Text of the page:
It's hard to welcome her, sometimes, and not just when she's fussing and demanding. Sometimes, it's even hard when she's spectacular, full of magic, learning to jump in the middle of the living room.
When I'm tired, when my heart hurts, when life weighs a lot, I want to hide behind my wall, close the door, and sit by myself for a while until life stops hurting again. And she's there, always there, needing and asking. It's like her very existence demands that I come out, that I attend, that I reach out around that door and hold her little hands while she tries to show me her latest conquest.
I'm an introvert, and I need time behind those walls. They aren't bad, don't represent hurts or shame or pain, just my own need to get away and go somewhere to process the things going on around me, because that's the way I am. But she needs me, needs me to open my heart and my very self and be present.
It's easy to fall into a halfway sort of presence, to mindlessly look up from my book or stick my head out of my room when she calls, make sure she's ok, clap if that's what's called for, and never really come out from behind the walls. Much harder, especially with first-trimester exhausting haunting me, to put down the book (or never pick it up in the first place), get up from my chair, and join in games I don't entirely understand with dolls and balls and cars and a barn.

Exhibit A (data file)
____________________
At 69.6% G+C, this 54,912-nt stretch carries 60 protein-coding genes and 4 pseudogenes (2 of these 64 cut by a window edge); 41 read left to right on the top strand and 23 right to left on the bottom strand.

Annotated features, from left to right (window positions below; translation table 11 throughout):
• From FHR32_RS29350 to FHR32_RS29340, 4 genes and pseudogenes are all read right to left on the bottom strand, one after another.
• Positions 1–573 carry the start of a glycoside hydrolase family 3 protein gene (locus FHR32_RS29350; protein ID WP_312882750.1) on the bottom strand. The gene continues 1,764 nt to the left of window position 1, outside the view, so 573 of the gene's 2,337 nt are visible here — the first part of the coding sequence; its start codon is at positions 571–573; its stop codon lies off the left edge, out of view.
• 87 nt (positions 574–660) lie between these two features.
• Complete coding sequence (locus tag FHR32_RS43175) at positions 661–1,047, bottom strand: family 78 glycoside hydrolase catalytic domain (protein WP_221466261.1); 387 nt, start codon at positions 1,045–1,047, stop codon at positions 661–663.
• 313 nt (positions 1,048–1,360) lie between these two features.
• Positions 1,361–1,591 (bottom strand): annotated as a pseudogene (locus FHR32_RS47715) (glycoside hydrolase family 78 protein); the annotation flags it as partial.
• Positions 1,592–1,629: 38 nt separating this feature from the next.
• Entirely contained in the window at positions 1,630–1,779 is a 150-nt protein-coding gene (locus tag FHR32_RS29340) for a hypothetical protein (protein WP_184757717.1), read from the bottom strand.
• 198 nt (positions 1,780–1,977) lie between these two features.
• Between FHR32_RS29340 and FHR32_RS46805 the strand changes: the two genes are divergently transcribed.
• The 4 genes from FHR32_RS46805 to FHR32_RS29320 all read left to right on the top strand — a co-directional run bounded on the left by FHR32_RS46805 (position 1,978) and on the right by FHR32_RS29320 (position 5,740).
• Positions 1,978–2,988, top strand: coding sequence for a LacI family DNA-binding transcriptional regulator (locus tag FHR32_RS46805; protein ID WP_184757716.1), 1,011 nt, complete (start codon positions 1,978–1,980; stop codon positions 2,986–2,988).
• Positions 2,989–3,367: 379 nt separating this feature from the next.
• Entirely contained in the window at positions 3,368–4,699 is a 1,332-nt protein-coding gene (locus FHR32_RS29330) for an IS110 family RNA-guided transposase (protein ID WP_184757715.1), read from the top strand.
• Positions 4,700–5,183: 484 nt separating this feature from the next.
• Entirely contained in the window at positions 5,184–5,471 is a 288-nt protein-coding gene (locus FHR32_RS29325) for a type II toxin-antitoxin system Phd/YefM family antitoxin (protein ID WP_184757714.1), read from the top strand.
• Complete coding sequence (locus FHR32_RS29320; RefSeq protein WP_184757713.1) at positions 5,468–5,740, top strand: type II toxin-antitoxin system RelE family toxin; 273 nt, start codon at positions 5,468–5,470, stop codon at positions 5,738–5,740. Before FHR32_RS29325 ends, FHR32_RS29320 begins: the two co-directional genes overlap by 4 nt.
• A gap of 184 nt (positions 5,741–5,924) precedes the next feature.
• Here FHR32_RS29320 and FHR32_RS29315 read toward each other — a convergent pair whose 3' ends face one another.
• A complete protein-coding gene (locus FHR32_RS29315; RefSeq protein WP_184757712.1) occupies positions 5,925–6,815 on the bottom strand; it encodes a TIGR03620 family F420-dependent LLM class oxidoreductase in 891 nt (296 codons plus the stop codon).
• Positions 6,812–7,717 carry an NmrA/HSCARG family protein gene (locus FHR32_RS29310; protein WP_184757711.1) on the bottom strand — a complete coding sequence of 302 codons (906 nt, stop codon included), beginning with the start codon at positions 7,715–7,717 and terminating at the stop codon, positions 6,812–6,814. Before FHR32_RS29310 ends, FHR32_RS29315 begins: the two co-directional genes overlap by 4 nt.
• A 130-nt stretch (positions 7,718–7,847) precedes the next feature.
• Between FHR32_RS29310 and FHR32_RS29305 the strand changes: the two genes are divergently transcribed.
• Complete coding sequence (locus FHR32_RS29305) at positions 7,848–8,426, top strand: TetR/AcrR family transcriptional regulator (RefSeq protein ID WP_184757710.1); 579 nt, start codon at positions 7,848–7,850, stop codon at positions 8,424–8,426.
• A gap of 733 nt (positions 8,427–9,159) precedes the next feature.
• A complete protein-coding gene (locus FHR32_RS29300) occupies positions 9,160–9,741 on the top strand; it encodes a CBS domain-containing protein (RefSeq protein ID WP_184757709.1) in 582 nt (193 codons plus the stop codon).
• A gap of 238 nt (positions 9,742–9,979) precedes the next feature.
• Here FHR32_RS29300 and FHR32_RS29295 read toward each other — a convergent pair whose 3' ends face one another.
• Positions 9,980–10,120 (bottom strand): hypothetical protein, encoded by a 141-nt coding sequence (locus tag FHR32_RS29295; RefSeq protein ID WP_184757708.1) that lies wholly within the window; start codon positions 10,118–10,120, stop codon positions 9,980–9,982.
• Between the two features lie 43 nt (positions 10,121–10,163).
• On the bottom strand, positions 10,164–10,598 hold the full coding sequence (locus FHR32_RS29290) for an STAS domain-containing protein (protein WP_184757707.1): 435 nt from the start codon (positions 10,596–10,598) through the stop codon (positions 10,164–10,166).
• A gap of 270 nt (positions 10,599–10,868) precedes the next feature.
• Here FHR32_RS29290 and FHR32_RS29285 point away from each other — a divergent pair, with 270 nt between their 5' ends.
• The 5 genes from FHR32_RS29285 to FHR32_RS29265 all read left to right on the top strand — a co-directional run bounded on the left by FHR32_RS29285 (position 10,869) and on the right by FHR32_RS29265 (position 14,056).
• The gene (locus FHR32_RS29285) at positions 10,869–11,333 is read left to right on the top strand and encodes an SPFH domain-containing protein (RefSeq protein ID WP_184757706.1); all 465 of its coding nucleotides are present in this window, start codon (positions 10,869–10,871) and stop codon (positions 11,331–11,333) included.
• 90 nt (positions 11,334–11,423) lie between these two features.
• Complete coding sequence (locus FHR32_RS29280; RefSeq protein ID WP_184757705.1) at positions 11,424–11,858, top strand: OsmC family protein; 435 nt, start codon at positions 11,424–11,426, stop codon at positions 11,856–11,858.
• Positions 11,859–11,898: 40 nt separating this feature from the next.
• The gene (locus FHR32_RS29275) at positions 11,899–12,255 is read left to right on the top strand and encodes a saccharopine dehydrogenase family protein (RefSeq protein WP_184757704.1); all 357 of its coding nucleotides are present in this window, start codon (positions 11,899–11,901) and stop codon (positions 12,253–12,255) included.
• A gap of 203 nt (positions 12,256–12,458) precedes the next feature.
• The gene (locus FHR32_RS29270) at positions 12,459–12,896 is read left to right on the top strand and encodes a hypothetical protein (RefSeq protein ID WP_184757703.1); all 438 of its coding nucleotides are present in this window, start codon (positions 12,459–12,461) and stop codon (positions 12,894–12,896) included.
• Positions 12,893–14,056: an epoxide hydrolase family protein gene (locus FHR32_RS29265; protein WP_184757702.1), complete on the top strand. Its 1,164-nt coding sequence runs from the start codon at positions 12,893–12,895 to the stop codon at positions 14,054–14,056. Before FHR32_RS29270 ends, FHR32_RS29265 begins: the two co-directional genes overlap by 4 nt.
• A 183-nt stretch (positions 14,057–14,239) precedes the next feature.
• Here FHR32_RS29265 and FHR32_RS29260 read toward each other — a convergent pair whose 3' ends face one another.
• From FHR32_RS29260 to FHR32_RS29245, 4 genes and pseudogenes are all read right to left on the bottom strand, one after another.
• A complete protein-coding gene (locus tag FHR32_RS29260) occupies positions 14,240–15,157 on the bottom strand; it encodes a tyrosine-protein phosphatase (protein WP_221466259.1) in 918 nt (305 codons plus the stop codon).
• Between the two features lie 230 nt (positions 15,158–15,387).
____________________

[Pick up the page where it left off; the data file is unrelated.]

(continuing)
And that's just the truth of the situation. I remind myself of this a lot, when I'm struggling and I feel like I should be doing better. Real hospitality, hospitality of the soul, isn't easy or natural for most introverts, and the need for constant hospitality, even for one who is so precious and darling and loved, is a drain.
Sometimes there aren't easy answers, aren't solutions that work for everyone, and so I pray every day for patience and peace and energy, and that already I would be teaching her to balance her needs for time with me and time alone. And I ask for help, so I can get a little bit of time here and there to retreat and rejuvenate. An imperfect solution in an imperfect world, you might say, but one that works for me.